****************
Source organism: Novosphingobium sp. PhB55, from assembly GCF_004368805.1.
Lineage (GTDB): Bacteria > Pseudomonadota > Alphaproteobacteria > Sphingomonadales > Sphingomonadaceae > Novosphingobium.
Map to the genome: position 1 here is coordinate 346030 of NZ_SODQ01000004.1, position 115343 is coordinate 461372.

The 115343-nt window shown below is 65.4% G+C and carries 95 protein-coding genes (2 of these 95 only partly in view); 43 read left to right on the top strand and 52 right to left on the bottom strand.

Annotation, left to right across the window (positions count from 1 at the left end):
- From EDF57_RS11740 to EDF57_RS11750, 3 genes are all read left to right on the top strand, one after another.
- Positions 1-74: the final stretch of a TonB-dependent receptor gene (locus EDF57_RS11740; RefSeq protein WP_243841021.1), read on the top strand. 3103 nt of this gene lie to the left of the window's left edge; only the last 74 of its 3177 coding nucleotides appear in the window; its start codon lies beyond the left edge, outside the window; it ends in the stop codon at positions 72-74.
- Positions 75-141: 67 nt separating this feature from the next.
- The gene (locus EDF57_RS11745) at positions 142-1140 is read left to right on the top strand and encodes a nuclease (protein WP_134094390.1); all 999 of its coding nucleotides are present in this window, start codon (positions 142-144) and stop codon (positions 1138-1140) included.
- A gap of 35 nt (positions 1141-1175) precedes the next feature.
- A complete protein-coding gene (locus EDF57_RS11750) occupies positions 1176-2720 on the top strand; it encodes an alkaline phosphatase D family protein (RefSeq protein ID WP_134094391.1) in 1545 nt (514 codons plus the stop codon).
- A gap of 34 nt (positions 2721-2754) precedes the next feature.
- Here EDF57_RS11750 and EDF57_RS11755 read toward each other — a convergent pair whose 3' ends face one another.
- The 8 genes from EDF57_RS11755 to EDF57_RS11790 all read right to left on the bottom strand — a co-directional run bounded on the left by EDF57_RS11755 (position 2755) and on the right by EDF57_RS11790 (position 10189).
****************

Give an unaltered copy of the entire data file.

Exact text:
Source organism: Novosphingobium sp. PhB55, from assembly GCF_004368805.1.
Lineage (GTDB): Bacteria > Pseudomonadota > Alphaproteobacteria > Sphingomonadales > Sphingomonadaceae > Novosphingobium.
Map to the genome: position 1 here is coordinate 346030 of NZ_SODQ01000004.1, position 115343 is coordinate 461372.

The 115343-nt window shown below is 65.4% G+C and carries 95 protein-coding genes (2 of these 95 only partly in view); 43 read left to right on the top strand and 52 right to left on the bottom strand.

Annotation, left to right across the window (positions count from 1 at the left end):
- From EDF57_RS11740 to EDF57_RS11750, 3 genes are all read left to right on the top strand, one after another.
- Positions 1-74: the final stretch of a TonB-dependent receptor gene (locus EDF57_RS11740; RefSeq protein WP_243841021.1), read on the top strand. 3103 nt of this gene lie to the left of the window's left edge; only the last 74 of its 3177 coding nucleotides appear in the window; its start codon lies beyond the left edge, outside the window; it ends in the stop codon at positions 72-74.
- Positions 75-141: 67 nt separating this feature from the next.
- The gene (locus EDF57_RS11745) at positions 142-1140 is read left to right on the top strand and encodes a nuclease (protein WP_134094390.1); all 999 of its coding nucleotides are present in this window, start codon (positions 142-144) and stop codon (positions 1138-1140) included.
- A gap of 35 nt (positions 1141-1175) precedes the next feature.
- A complete protein-coding gene (locus EDF57_RS11750) occupies positions 1176-2720 on the top strand; it encodes an alkaline phosphatase D family protein (RefSeq protein ID WP_134094391.1) in 1545 nt (514 codons plus the stop codon).
- A gap of 34 nt (positions 2721-2754) precedes the next feature.
- Here EDF57_RS11750 and EDF57_RS11755 read toward each other — a convergent pair whose 3' ends face one another.
- The 8 genes from EDF57_RS11755 to EDF57_RS11790 all read right to left on the bottom strand — a co-directional run bounded on the left by EDF57_RS11755 (position 2755) and on the right by EDF57_RS11790 (position 10189).